The Swift Instruments
Swift has a complement of three instruments for studying gamma-ray bursts and their afterglow:
Swift Instrument Cooperation
Swift's three instruments work together to glean as much information about each burst as possible. Swift's multiwavelength observations of GRBs and afterglow are completely simultaneous. The XRT and UVOT have co-aligned fields-of-view, both within the BAT field-of-view, so that any source can be observed in all three wavebands.
When a GRB occurs, the BAT will be the first of Swift's instruments to detect it. Within about 10 seconds of the burst trigger, the BAT produces a burst localization, which is transmitted to ground observers. In addition, the BAT's position is fed to the Swift spacecraft so a slew can be performed, bringing the GRB into the XRT and UVOT's fields-of-view.
Within about 60 seconds of a burst trigger, the XRT refines the BAT position. The UVOT produces an even-more accurate localization within about 200 seconds of the burst trigger. During all of this, the BAT continues observing the GRB to obtain a picture of how the gamma-ray emission evolves over time. X-ray spectra are distributed to the community after about 1200 seconds (20 minutes), and the UVOT filters complete their cycles after about 7200 seconds (2 hours). Together, these observations provide a clear picture of the GRB and its afterglow over time in three distinct wavebands.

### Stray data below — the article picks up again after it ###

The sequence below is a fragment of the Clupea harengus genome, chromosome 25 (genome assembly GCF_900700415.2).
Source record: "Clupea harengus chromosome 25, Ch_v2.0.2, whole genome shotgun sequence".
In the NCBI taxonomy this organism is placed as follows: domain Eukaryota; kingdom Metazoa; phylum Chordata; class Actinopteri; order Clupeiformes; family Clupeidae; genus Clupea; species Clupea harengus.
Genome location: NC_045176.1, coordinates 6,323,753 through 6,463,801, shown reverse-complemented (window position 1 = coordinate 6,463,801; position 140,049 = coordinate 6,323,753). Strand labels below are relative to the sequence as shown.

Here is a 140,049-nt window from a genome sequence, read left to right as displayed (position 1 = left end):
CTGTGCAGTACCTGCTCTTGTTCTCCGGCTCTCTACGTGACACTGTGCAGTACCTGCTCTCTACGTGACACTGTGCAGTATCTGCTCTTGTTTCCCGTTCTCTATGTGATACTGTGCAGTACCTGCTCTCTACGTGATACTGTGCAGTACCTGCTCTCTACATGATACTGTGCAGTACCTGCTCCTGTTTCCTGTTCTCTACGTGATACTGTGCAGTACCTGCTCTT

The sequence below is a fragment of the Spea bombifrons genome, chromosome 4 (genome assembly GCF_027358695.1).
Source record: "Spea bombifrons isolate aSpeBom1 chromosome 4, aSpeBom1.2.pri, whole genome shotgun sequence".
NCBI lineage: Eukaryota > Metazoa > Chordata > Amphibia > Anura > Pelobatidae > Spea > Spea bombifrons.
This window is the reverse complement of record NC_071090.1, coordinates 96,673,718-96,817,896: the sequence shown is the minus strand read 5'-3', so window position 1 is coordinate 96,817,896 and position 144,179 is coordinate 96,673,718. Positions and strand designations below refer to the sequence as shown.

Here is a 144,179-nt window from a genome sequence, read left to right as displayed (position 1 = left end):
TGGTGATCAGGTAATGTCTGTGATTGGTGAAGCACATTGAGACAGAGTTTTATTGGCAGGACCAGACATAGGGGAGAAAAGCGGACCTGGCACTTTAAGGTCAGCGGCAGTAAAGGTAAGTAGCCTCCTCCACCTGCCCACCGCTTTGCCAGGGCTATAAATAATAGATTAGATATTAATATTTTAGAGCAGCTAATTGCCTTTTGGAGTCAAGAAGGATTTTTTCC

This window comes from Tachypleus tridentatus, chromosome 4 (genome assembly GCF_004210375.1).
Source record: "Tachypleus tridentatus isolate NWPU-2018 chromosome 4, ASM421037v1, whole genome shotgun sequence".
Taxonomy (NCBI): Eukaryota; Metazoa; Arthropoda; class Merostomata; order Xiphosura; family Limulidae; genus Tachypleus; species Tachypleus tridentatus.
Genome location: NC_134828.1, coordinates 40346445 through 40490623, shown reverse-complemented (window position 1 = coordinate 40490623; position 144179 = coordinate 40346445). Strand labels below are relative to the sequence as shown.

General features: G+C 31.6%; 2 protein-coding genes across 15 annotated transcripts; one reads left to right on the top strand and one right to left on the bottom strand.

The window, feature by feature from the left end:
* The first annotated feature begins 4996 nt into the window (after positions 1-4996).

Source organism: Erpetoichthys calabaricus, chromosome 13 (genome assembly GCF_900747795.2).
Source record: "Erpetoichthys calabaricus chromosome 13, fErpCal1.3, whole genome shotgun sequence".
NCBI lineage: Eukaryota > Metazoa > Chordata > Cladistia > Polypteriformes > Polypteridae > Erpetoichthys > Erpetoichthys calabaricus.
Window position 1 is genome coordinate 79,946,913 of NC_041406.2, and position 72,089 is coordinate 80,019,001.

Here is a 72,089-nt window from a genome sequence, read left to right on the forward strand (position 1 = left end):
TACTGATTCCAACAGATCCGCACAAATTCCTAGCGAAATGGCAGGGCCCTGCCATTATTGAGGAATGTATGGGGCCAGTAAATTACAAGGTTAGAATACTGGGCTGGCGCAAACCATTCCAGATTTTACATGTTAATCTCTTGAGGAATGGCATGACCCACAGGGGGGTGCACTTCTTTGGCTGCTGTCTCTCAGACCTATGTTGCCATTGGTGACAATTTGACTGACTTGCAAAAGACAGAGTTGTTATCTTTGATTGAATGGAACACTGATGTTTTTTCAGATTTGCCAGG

While not engaged in observations of a new GRB, Swift's telescopes perform preprogrammed observations, which include long-term follow-up of GRBs as well as other science.
Swift and Other Telescopes
Past and current advances in the understanding of gamma-ray bursts (GRBs) have come from the cooperation of many telescopes observing different wavebands. While Swift has the capability of making multiwavelength observations of GRBs, continued multiwavelength observations of GRBs by other telescopes is not only anticipated but is invaluable.
Swift facilitates community-wide contributions to GRB science in two ways. First, Swift disseminates GRB positions as soon as they are available. This allows operators of other satellite and ground-based telescopes to schedule immediate observations when feasible. Second, if a GRB is discovered by another telescope, the coordinates can be uploaded to Swift so that it can perform rapid observations of these bursts.